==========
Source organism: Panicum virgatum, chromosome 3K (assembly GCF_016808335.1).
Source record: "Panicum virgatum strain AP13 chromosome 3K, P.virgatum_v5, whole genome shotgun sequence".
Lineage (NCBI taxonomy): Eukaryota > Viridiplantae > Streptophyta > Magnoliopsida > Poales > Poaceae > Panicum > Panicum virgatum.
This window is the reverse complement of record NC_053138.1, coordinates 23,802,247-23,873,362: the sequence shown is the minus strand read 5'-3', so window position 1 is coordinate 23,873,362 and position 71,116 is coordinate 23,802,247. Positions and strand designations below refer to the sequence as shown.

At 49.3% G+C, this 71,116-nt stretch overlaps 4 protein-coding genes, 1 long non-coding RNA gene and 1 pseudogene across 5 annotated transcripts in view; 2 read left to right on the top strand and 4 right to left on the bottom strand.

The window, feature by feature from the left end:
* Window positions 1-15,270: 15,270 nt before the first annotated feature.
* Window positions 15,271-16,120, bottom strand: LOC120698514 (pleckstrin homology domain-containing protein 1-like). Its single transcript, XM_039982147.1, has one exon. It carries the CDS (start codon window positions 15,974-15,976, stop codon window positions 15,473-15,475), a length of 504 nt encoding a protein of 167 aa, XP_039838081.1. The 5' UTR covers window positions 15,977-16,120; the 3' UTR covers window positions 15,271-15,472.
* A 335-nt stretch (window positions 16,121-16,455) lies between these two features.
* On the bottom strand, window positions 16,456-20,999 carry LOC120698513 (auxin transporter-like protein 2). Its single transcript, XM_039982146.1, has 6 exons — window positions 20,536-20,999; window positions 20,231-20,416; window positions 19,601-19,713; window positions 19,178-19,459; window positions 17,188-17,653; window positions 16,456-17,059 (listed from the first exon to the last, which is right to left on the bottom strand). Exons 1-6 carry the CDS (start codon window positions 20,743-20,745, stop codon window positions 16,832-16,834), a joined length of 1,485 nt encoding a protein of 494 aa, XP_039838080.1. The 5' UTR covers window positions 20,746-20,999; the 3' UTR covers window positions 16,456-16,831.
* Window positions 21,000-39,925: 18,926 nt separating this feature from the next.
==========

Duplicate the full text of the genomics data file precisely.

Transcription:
Source organism: Panicum virgatum, chromosome 3K (assembly GCF_016808335.1).
Source record: "Panicum virgatum strain AP13 chromosome 3K, P.virgatum_v5, whole genome shotgun sequence".
Lineage (NCBI taxonomy): Eukaryota > Viridiplantae > Streptophyta > Magnoliopsida > Poales > Poaceae > Panicum > Panicum virgatum.
This window is the reverse complement of record NC_053138.1, coordinates 23,802,247-23,873,362: the sequence shown is the minus strand read 5'-3', so window position 1 is coordinate 23,873,362 and position 71,116 is coordinate 23,802,247. Positions and strand designations below refer to the sequence as shown.

At 49.3% G+C, this 71,116-nt stretch overlaps 4 protein-coding genes, 1 long non-coding RNA gene and 1 pseudogene across 5 annotated transcripts in view; 2 read left to right on the top strand and 4 right to left on the bottom strand.

The window, feature by feature from the left end:
* Window positions 1-15,270: 15,270 nt before the first annotated feature.
* Window positions 15,271-16,120, bottom strand: LOC120698514 (pleckstrin homology domain-containing protein 1-like). Its single transcript, XM_039982147.1, has one exon. It carries the CDS (start codon window positions 15,974-15,976, stop codon window positions 15,473-15,475), a length of 504 nt encoding a protein of 167 aa, XP_039838081.1. The 5' UTR covers window positions 15,977-16,120; the 3' UTR covers window positions 15,271-15,472.
* A 335-nt stretch (window positions 16,121-16,455) lies between these two features.
* On the bottom strand, window positions 16,456-20,999 carry LOC120698513 (auxin transporter-like protein 2). Its single transcript, XM_039982146.1, has 6 exons — window positions 20,536-20,999; window positions 20,231-20,416; window positions 19,601-19,713; window positions 19,178-19,459; window positions 17,188-17,653; window positions 16,456-17,059 (listed from the first exon to the last, which is right to left on the bottom strand). Exons 1-6 carry the CDS (start codon window positions 20,743-20,745, stop codon window positions 16,832-16,834), a joined length of 1,485 nt encoding a protein of 494 aa, XP_039838080.1. The 5' UTR covers window positions 20,746-20,999; the 3' UTR covers window positions 16,456-16,831.
* Window positions 21,000-39,925: 18,926 nt separating this feature from the next.